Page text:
Students are assessed on their leadership skills, critical thinking skills and problem-solving abilities. They also consider the special circumstances and backgrounds of these RMG students. For instance, educational gap years, mental health, etc. as long as the students have the merit to pursue a university degree.
Rubana's Mohammadi Group became AUW's first partner for this program and the first four students of the program came from her factory. She said, "We decided to open our factories for admission and hold admission tests. Four girls were initially selected and then other factories followed. This is how the programme started."
The programme provides full scholarships to the students, covering all their expenses -- accommodation, tuition, health care, books and transportation. Besides, the RMG students received salaries for the five years of their enrolment at AUW. These allowed them to take care of their families while continuing their studies.
Currently, 70 students from RMG sector are enrolled in the programme and they are presently pledging to have 100 more for this programme.
Initially, Ikea Foundation, and later Levi Strauss Foundation and Ralph Lauren Company, took the responsibility of financing the scholarships for the program.
Following the success with the RMG workers, AUW extended the program to workers from tea estates in Bangladesh, Sri Lanka, Assam and to the madrasa students from different parts of Bangladesh along with various tribal communities in the country.
Not just Maths and English
Although the programme mainly focuses on English language and mathematics, which primarily covers elementary pre-calculus, the pathways programme also incorporates courses on art and culture. This allows the students from different cultural backgrounds and languages to communicate better.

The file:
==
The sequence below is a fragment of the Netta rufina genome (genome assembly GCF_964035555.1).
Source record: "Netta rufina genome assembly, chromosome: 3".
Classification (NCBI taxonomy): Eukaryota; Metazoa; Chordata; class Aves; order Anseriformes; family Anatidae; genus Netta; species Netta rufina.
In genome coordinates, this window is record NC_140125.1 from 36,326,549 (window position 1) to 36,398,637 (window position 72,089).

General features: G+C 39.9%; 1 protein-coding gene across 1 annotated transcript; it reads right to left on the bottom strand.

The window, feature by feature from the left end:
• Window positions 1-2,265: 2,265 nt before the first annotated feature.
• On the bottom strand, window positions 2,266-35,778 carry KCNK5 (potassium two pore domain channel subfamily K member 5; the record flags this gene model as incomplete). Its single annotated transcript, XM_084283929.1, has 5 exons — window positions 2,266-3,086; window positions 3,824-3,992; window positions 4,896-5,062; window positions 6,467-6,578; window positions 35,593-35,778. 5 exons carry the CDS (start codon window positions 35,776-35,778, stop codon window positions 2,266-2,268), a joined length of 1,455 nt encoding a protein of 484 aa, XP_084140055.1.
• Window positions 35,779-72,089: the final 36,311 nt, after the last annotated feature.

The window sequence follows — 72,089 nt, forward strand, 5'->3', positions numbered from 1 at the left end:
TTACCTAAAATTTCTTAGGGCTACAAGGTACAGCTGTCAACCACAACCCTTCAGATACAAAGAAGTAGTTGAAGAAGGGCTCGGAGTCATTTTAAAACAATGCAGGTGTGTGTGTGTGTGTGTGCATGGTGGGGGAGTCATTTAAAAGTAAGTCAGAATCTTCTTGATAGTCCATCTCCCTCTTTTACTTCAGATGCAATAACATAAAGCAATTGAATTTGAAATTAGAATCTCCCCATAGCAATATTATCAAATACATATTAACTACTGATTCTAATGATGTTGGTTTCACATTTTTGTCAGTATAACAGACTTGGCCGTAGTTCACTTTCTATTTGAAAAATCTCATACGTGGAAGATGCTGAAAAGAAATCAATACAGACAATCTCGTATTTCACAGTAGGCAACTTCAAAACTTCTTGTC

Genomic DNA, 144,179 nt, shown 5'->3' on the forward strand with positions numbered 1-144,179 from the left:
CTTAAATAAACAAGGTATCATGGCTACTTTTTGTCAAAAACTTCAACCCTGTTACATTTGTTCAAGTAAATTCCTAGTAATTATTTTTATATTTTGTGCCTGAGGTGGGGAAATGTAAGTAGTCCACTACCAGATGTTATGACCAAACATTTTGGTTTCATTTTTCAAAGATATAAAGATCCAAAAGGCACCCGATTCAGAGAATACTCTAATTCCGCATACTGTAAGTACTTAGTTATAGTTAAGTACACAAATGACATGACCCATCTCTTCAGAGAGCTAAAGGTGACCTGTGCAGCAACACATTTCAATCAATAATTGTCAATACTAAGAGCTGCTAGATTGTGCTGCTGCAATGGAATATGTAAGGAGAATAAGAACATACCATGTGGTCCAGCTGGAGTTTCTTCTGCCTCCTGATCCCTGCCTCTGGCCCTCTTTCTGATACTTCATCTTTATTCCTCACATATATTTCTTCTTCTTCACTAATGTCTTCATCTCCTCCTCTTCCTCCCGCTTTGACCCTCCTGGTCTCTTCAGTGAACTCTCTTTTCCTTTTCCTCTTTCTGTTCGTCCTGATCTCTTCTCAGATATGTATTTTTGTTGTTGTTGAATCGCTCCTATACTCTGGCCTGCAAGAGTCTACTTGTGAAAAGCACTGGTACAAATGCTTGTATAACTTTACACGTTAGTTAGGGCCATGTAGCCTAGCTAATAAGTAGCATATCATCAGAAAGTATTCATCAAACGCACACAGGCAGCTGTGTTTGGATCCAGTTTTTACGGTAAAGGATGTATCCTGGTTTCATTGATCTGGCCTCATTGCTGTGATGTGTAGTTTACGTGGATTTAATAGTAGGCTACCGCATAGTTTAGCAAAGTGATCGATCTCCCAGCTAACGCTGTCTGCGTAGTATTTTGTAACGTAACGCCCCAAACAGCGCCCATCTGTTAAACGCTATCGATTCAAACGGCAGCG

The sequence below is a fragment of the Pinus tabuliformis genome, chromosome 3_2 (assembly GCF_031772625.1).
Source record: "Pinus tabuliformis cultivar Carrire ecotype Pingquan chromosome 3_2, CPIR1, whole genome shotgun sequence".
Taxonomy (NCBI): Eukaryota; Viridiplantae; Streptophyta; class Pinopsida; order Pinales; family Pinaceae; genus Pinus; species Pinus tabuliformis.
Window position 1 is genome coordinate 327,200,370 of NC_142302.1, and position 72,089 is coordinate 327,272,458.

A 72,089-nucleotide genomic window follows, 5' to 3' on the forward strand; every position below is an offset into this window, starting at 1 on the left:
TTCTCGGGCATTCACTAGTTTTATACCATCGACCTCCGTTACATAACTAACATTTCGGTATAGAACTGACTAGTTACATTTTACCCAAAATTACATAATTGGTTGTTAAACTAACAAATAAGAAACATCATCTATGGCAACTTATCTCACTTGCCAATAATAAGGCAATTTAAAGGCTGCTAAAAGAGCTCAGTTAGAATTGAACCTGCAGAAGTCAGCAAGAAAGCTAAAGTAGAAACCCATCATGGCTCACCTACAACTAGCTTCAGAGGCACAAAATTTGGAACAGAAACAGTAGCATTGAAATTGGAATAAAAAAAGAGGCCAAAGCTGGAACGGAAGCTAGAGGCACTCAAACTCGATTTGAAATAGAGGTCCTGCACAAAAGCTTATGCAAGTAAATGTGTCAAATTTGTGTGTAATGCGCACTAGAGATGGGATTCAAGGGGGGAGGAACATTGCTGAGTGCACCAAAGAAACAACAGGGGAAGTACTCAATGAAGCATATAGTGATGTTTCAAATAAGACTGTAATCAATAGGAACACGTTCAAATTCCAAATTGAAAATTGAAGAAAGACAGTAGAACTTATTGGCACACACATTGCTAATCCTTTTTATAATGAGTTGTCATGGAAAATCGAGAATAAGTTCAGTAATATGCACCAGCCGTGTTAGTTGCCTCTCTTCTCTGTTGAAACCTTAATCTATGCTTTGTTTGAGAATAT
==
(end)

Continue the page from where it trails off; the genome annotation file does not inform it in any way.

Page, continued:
One of the graduates from this year, Shathy Halder, said, "We were grouped into several clusters based on our needs. Someone might need more emphasis on English while others may need more time for maths."
There were also common classes where they would learn about different cultures and skills. The programme increased their skills on presentation, speech delivery, basic computer skills, etc.
Shathy added, "At first it was tough for me. I had never had a conversation in English but our teachers were not Bangla speakers. So we had no option but to communicate in English and this made our communication skills stronger."
After completing the Pathways programme, students are promoted to an access programme. Here, they are trained more with correspondence to the academic curriculum. After this process, students are given opportunities to choose a subject to major in.
Sadeka majored in finance and now she wants to pursue a masters degree in Development Studies and Management from Cambridge University.
A call to conscience
According to Dr Rubana Huq, this programme is beneficial to the factory owners as well. She believes that we live in a world which is not about our balance sheets only. We also have to have valid accounts of our balanced conscience.
She said, "It's time for our factory owners to do good and I think it is important to leave a positive impression in their global community as well."
Rubana believes more universities should come forward with such programmes for the RMG workers and the underprivileged people, but not necessarily with separate academic institutions for them.
"I believe that while children from the privileged background can, children from the underserved community should attend institutions and I believe that it is important for students to learn to accept diversity and be all-inclusive," Rubana voiced.
However, due to the Covid-19 pandemic, students are at home now as educational institutions are closed. This worries Kamal. Most of these women do not have distant learning opportunities. After the pandemic, everyone may not return. But he is hopeful to continue this journey to make a change.
Kamal said, "We wanted to break through with this programme because of the classist society's mindset - no matter which community you come from, everyone has the rights to education and to dream."